On our walk, we explored many things-- the fence along a neighbor's yard, the rocks that create a path for the rain in another yard, the leaves that have fallen off tree branches to the ground, and the sewage drain. Seriously. I have this irrational fear of sewer drains. I'm not sure why I have it. I also have a fear of going to bed with the closet door open. At least I know the root of this bizarre fear-- it stems from a horrible nightmare I had when I was in middle school. A nightmare I had the night I left my closet door open. A nightmare I probably had because I'd taken cold medicine before bed. I don't remember the details of the dream, but it sufficiently frightened me that I still won't sleep with the closet doors open. And I won't put a child to bed with his closet doors open either. Anyway, that's not the irrational fear I was writing about. I was telling you about my fear of sewer drains.
You know how sometimes you park the car along the curb, and it happens to be the section of the street where the sewer drain is? I always had this fear as a kid that I'd fall down one. If I had to cross a street, I'd walk the extra steps to avoid stepping over the opening to the sewer drain. I still do-- after all, what would I do if one of my kids slipped and fell, right into the drain's opening? Do you think anyone could even fit down the drain that way? Anyway, I made the mistake of stopping near one of those drains today with the double stroller, to let Casey out so he could walk for a while. Casey is mostly fearless, which has its plusses and minuses. He went right to the edge of the drain (which I didn't think anything of since I'd asked him to get on the sidewalk), then got down on one knee and hollered into the drain to hear his voice echo. He thought it was hilarious. I was terrified. Stupid drain. Of course he didn't fall into it. And neither did I. But I still don't like 'em.
And so my day went. At one point in the day, I went to change Marcie's gag-reflex-inducing diaper. As I had her on the changing table, Casey came barrelling into the room with Pugasus (actually it was the other way around; Casey was chasing the dog). I told Casey to leave the dog alone, and when he ignored me, I stuck out my leg-- which he tripped over. He looked up at me from the ground, with those wounded eyes, and said, "NO PUSHING MOMMY." I told him I didn't push him. He wasn't listening, and he needed to go to his room. He said, "No," as he walked out the door, and the next thing I heard was his wretching. I came around the corner with Marcie and Casey looked up at me: "Casey frewed up, Mommy."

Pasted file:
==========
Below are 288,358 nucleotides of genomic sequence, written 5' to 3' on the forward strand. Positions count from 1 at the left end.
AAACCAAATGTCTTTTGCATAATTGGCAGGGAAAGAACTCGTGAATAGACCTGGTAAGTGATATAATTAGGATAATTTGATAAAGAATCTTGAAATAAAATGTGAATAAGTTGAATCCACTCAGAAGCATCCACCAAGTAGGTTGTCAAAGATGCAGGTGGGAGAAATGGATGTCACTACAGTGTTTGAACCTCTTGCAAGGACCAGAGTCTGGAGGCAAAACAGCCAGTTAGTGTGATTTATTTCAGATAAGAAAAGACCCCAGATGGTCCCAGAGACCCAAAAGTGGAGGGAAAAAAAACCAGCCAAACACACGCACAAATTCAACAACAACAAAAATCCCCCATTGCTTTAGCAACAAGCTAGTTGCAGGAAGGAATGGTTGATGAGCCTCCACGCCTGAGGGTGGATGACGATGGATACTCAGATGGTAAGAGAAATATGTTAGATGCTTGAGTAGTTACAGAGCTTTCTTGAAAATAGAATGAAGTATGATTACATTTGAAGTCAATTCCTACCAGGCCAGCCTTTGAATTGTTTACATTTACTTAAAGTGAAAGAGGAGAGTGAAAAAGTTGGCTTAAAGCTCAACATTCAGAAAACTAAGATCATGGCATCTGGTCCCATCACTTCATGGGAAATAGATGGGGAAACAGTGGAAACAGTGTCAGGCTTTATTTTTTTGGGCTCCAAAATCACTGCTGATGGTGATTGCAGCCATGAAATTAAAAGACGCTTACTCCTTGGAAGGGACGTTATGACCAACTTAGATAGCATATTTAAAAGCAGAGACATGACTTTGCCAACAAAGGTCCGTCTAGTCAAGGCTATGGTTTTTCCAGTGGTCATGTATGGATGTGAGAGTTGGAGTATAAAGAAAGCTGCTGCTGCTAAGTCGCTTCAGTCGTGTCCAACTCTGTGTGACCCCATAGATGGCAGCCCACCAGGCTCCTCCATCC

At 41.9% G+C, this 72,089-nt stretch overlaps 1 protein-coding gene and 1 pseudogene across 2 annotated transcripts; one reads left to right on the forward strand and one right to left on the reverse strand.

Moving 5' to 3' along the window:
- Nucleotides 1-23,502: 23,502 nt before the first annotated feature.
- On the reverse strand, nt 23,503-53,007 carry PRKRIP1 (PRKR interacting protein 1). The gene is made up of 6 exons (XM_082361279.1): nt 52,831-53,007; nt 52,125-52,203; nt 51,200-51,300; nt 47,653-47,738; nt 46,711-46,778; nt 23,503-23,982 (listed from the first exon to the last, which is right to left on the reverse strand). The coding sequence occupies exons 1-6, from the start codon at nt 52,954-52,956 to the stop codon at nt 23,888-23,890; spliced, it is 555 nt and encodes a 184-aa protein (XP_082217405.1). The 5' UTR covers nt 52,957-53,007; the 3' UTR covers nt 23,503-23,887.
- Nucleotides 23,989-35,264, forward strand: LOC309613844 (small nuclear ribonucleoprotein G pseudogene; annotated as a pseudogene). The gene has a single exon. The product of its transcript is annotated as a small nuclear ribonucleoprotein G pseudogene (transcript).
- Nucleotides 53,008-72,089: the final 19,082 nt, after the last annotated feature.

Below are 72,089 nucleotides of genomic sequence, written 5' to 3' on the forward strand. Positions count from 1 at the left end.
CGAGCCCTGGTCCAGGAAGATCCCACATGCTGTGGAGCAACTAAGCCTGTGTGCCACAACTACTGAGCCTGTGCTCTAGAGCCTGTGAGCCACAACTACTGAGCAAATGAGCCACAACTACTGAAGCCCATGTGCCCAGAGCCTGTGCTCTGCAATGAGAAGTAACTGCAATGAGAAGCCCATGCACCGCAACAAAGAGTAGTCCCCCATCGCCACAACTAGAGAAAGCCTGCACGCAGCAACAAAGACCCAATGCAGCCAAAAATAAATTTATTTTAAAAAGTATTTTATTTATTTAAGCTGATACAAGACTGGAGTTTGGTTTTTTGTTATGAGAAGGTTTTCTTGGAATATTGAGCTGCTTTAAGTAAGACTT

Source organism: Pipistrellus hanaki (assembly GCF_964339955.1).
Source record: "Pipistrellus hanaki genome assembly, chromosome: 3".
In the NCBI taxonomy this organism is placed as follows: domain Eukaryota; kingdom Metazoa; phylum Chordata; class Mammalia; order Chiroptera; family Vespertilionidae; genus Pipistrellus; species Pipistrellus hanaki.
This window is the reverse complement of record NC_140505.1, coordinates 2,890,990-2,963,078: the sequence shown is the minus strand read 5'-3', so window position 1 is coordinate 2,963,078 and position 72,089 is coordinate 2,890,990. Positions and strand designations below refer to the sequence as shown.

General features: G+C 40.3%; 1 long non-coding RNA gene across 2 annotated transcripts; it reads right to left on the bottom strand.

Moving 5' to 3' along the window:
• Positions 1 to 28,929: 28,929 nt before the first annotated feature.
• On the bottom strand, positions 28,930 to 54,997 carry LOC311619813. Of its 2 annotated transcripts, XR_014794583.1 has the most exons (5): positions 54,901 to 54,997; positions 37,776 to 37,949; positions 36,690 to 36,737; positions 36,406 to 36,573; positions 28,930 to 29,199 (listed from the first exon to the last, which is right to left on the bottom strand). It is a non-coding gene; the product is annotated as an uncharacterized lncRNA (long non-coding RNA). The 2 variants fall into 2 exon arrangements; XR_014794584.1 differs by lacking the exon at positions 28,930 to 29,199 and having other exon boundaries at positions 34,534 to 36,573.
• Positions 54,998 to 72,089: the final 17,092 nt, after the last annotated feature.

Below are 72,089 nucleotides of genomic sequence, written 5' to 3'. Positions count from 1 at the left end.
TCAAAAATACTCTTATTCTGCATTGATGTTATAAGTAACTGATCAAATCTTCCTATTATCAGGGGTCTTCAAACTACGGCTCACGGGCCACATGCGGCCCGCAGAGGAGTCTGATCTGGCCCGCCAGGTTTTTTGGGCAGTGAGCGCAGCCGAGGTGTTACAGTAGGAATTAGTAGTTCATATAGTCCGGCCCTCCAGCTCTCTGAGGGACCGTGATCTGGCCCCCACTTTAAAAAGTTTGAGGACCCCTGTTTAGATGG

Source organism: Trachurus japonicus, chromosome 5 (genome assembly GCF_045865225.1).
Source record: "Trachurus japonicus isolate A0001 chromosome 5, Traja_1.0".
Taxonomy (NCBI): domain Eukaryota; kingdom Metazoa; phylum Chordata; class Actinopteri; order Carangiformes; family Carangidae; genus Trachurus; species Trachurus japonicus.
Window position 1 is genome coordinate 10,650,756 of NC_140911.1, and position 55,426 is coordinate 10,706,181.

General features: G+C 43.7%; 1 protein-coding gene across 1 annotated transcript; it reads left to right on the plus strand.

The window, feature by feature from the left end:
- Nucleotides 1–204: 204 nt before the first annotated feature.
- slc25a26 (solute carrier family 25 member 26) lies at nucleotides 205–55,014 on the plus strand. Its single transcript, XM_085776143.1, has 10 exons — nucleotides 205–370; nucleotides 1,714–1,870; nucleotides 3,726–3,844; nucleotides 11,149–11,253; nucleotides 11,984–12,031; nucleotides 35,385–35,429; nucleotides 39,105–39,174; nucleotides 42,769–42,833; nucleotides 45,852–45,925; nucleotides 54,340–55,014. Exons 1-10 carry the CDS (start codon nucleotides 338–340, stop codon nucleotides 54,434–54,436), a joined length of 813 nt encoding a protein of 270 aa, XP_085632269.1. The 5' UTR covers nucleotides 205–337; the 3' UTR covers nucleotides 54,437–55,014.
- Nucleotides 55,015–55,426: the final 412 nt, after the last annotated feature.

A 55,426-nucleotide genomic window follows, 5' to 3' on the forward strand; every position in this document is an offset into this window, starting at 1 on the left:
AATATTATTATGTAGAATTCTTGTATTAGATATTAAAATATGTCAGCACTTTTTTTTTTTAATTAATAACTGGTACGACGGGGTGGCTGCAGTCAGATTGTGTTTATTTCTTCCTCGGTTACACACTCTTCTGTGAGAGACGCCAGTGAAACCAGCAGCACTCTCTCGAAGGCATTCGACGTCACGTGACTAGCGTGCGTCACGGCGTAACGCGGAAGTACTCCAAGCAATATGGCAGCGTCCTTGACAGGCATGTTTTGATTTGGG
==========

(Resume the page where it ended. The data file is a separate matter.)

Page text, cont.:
This is Casey's new thing. Fake vomiting. He makes a gagging sound, which grosses us out. Anyway, there on the ground in front of him was food he had chewed up and spit out. I told him to pick it up. He refused. So I picked it up, opened up his hand, placed the mushy food in it, and told him to throw it away. Then I told him to go wash his hands. He became hysterical. He screamed and cried, while washing his hands, "I WANT DADDY. I WANT DADDY." This is improvement. Last time he got mad when I punished hime he wanted Grandma. After about 10 minutes of this, I helped him calm down and we talked about being a good listener and not pretending to throw up.
Then Casey asked me for some water, and I gave him a small bottle. I opened it and left the room to put the cap up somewhere so Marcie couldn't reach it. In the 30 seconds or so that I was out of the room, Marcie spit up curdled milk. Casey told me, "Marcie frewed up." So I turned back around to get some paper towels from the kitchen. In that 30 seconds, Marcie picked up Casey's water bottle and proceeded to try and drink it, instead dumping about 4 ounces of it down the front of herself, all over the couch, the floors, and the area rug, and sending Casey into another wave of tears. I took the bottle from Marcie, cleaned up the water and the spit-up, removed Marcie's wet clothes, and threw away the dirty paper towels. But then Casey wanted his shirt off because Marcie had her shirt off.